This TV removes judder from native 24p sources, like Blu-ray players, as long as Picture Clarity is disabled.
Update 06/05/2020: We've retested the input lag with the latest firmware (1113). Most of the results are the same except for three instances. The input lag when playing at 4k @ 60Hz + 10-bit HDR dropped nearly 20ms, 4k @ 60Hz outside of 'Game' mode dropped by 16ms, and 1080p @ 60Hz outside of 'Game' mode increased by 10 ms.
This TV has remarkably low input lag at all resolutions as long as you're in 'Game' mode. It's slightly higher when using Game Motion Plus, but it shouldn't be noticeable for most people.
Game Motion Plus interpolates low frame rates when gaming to make motion smoother, but it can only interpolate up to 60Hz.
There's an Auto Low Latency Mode, which turns on 'Game' mode automatically when the TV detects a game being launched from a compatible gaming console like the Xbox One. To use it, enable Game Mode Auto and HDMI-CEC.
This TV supports most common resolutions at 60Hz. It displays proper chroma 4:4:4, which is important for reading text if you want to use it as a PC. For it to do so, change the icon for the HDMI input you're using to 'PC'. For signals that require full bandwidth, enable Input Signal Plus.
This TV has eARC support, allowing you to send high-quality audio, like Dolby Atmos via TrueHD, to a compatible receiver over an HDMI connection. Set HDMI eARC to 'Auto' and Digital Output Audio to 'Auto' or 'Passthrough'. Sadly, it doesn't support any DTS formats.
This TV has an okay frequency response. It has a fairly well-balanced sound profile, so dialogue sounds good at moderate listening levels. It can get decently loud, but it can't produce enough bass to get especially rumbly. There's no room correction feature to adjust the sound to your room's configuration.
The distortion performance on the Samsung Q60T is mediocre. It sounds okay at moderate volume levels, but it distorts a lot at maximum volume. That said, distortion depends on the content and not everyone may hear it.
Update 09/15/2020: We've updated the TV to the newest firmware (1301) and retested Netflix. It no longer crashes.
Like all Samsung TVs, the Samsung Q60T runs on Tizen OS. It has been slightly redesigned with reduced features compared to the 2019 version, as the interface is now simpler and has a 'Dark Mode' instead of a white background.
There are a few issues that came up during testing that are worth mentioning. There was a bug that prevented us from switching out of 'PC' mode and caused the entire menu to freeze, though the issue resolved itself after a few minutes. When in 'Game' mode, the LED Motion Clarity setting didn't seem to do anything, which is supposed to enable the 60Hz Black Frame Insertion feature. Furthermore, there was a bug that caused the Netflix app to crash.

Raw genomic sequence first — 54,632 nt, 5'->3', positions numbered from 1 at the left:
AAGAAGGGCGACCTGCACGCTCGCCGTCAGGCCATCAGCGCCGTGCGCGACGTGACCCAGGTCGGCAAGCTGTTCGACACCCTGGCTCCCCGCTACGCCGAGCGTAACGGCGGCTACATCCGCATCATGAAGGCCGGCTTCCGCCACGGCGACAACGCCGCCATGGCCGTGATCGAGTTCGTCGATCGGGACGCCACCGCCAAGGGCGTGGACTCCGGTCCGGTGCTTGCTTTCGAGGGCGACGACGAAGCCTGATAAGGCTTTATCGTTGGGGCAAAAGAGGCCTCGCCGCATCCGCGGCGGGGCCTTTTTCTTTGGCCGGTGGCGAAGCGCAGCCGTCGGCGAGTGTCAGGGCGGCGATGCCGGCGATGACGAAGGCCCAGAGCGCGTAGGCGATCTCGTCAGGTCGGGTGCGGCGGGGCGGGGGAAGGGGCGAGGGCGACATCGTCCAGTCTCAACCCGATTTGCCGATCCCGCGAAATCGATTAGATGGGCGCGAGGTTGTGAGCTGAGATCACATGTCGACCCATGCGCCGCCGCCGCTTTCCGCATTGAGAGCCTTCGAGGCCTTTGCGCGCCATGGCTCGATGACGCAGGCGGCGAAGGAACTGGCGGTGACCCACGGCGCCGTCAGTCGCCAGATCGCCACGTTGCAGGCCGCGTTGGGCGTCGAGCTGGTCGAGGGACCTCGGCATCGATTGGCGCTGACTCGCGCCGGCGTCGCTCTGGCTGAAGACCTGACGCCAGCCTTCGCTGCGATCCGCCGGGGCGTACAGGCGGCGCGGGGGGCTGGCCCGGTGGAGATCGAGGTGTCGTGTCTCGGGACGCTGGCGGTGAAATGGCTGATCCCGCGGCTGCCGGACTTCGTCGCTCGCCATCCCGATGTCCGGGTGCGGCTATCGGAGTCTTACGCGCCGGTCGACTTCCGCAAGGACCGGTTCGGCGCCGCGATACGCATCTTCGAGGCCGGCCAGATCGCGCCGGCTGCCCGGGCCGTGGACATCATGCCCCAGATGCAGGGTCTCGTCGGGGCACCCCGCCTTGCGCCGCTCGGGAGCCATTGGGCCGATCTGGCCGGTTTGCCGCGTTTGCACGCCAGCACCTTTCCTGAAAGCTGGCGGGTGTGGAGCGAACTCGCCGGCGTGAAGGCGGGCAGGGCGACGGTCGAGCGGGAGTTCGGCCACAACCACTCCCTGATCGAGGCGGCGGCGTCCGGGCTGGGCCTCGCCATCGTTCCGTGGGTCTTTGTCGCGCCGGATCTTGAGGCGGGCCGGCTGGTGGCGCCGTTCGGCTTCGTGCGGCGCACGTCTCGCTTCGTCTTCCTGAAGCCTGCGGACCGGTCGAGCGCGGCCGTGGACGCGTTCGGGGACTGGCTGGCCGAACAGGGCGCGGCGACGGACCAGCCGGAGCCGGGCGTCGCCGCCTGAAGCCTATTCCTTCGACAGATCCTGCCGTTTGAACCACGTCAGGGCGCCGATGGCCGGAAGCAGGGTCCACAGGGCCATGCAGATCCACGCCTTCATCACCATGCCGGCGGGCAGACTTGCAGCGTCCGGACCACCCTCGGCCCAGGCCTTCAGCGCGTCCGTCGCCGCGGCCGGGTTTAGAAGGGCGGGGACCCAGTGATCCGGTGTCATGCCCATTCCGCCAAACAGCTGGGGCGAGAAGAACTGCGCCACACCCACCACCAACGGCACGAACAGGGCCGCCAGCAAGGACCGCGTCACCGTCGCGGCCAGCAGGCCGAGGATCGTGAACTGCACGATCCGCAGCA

There's still a bug with the overscan, but it can be fixed by going into the aspect ratio menu and changing the settings to 16:9 and Fit to Screen.
There are ads and suggested content on the home page as well as the app store, and they can't be disabled.
Samsung's app store has a large number of apps and they run smoothly for the most part. The built-in media player can play most common audio and video formats from a USB drive.
The remote for the Samsung Q60T remains relatively unchanged from the Samsung Q60/Q60R QLED. The Hulu button has been replaced by Samsung's TV Plus shortcut, and it also has the OneRemote feature, which lets you use the remote as a universal remote for other devices, even if they don't support CEC. There's a built-in microphone for voice control, which you can use to change inputs, launch apps, ask for information like the weather or time, or change certain settings; however, it can't search for specific content within an app like Netflix.
There's a single button located beneath the Samsung branding on the front of the TV. It allows you to turn the TV On/Off, change channels, volume, and inputs.
We tested the 55 inch Samsung Q60T but it's available in various sizes, which you can see in the table below, and it's also sold as the Samsung Q6DT. The 70 inch (QN70Q6DT) inch model is only sold at Costco. For the most part, we expect our results to be valid for the other variants as well.
|Size||US Model||EU Model||Warehouse Variant||Refresh Rate||Notes|
If someone comes across a different type of panel or their Samsung Q60T doesn't correspond to our review, let us know and we'll update the review. Note that some tests like the gray uniformity may vary between individual units.
Our unit was manufactured in February 2020; you can see the label here.
The Samsung Q60T is the entry-level QLED TV for 2020. It's a bit of a step down from 2019's Samsung Q60/Q60R QLED, which might explain its considerably lower price tag, as some of the more high-end features like variable refresh rate are now only available on the Samsung Q70/Q70T QLED and higher. It's a good entry-level TV if you still want to have a decent HDR experience, but there are better options available for cheaper, like the Hisense H8G. See our recommendations for the best TVs, the best 4k TVs, and the best QLED TVs.
The Samsung Q60/Q60A QLED is the Samsung Q60/Q60T QLED's successor and nearly identical in terms of performance and features. There are some minor improvements to the color gamut and response time on the Q60A, but it has a noticeably lower contrast ratio than the Q60T. Other than that, the Q60A is much thinner, and its remote control has changed slightly to include an internal battery, which you can charge via the solar panel on the back or through a USB-C connection.